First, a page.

A corked thigh – Charlie Horse to the Yanks out there; corky to the Victorians – is damage to the thigh muscle resulting from a direct high-velocity impact.
Risk Factors / Causes:
A corked thigh is common during impact sports when a knee or similar body part impacts the thigh of an opponent. The impact leads to significant tissue damage and bleeding within and between muscles.
Damage confined within a muscle (intramuscular) can lead to significant loss of function and pain and can prevent an athlete from running for weeks. Poor recovery from an intramuscular cork may lead to a condition known as myositis ossificans where bone is formed within the muscle.
Damage that leads to tearing of a muscle and its surrounding connective tissue (intermuscular) will have significant bleeding initially but a quicker recovery.
Good management starts immediately at the time of injury with the ever reliable rest (R), ice (I), compression (C), and elevation (E). Get this part right and your recovery time can be dramatically reduced.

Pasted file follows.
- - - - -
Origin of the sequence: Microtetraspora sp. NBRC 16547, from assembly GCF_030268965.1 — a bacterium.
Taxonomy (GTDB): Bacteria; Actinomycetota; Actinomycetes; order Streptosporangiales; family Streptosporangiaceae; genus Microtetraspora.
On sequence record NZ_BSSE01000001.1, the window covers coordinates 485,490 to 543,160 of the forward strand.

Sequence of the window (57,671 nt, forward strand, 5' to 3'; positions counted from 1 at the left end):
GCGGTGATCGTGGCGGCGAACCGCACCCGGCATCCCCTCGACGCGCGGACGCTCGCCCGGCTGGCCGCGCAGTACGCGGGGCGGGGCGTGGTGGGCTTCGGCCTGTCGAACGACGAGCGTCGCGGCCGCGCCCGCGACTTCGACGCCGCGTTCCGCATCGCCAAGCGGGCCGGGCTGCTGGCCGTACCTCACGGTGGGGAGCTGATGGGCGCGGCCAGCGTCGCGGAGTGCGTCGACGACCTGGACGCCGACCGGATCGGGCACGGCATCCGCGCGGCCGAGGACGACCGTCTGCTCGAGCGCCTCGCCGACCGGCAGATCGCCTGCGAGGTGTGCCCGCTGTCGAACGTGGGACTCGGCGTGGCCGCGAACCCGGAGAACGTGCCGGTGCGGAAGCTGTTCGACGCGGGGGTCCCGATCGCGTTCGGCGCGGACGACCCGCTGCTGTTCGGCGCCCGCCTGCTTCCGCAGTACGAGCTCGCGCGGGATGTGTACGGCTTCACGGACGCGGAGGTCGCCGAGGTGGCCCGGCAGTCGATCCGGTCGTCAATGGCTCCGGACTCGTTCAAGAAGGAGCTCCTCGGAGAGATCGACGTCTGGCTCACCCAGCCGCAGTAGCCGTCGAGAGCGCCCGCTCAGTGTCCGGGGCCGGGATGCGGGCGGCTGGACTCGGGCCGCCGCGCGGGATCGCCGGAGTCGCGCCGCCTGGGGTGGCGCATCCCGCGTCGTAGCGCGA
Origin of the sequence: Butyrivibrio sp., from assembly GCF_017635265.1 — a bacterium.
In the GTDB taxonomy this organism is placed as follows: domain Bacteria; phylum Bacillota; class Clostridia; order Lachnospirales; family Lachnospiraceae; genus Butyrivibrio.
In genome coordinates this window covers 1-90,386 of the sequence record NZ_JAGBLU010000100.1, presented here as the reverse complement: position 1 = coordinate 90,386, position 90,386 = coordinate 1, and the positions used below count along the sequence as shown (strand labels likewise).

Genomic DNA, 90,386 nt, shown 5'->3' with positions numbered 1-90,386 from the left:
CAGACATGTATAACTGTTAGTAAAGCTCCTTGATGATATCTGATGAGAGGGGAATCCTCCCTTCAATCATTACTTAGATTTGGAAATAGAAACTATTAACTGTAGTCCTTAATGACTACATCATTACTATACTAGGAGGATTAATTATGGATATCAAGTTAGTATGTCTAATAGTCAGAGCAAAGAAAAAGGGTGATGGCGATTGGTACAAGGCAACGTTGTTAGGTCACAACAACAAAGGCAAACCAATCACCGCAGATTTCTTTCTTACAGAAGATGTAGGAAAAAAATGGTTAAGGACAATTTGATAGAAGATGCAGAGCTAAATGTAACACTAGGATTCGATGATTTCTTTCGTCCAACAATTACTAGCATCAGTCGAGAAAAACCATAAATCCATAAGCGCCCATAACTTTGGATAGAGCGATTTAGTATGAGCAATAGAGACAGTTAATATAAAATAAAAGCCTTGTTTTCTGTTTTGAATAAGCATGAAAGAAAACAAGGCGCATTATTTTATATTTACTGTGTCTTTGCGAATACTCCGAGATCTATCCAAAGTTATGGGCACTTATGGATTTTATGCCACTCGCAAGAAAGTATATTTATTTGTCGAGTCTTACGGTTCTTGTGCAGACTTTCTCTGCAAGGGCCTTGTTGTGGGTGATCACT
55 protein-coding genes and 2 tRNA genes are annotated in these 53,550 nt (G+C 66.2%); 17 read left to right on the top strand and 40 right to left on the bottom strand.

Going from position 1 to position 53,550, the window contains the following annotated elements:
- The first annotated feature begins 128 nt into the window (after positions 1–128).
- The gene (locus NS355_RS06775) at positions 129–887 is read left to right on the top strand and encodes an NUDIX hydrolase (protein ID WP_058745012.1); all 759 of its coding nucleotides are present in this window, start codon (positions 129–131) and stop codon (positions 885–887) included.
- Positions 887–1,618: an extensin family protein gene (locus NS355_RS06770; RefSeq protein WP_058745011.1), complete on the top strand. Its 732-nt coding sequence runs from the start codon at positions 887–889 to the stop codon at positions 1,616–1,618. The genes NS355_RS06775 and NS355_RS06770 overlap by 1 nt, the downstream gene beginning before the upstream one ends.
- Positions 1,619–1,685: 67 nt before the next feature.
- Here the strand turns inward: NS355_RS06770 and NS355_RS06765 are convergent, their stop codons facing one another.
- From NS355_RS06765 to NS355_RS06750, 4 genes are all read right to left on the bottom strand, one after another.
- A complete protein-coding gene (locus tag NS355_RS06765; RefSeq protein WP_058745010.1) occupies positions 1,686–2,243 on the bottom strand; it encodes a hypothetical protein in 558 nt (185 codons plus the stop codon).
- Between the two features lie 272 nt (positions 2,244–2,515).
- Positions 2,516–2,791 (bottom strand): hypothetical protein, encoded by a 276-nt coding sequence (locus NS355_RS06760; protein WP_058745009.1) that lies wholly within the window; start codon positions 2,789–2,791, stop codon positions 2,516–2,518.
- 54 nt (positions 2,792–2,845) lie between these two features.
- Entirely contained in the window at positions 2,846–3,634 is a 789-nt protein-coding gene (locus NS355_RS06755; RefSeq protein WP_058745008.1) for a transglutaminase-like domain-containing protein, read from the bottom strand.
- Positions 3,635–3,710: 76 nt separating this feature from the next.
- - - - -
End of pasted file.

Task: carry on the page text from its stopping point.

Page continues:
The direction of therapy is dictated by whether the injury is predominantly inter- or intramuscular. Recovery is typically slower with an intramuscular injury and aggressive early treatment can in fact lead to delays in return to sport, so a thorough assessment is critical.
Physiotherapy treatment to reduce inflammation and manage pain starts early on and as recovery progresses the physiotherapist works with the patient to restore muscle length, restore tendon and muscle strength and regain joint range of motion.
Sciatica is the term used to refer to pain felt along the pathway of the sciatic nerve as it exits the spine and makes its way through the buttocks and down the back of the leg. It’s worth remembering that not all pain felt in the back of the leg is sciatica, even if the cause of that pain is an injury to the back. It’s also worth remembering that not all sciatica sufferers experience their symptoms as pain. For some it’s burning, tingling or numbness. These symptoms may be felt on their own, may occur in addition to pain and may also be associated with muscle weakness in the effected limb. We’ve listed this in the chronic section although in some people it will start with an acute episode. If not well managed in the acute phase it will over time become a chronic condition.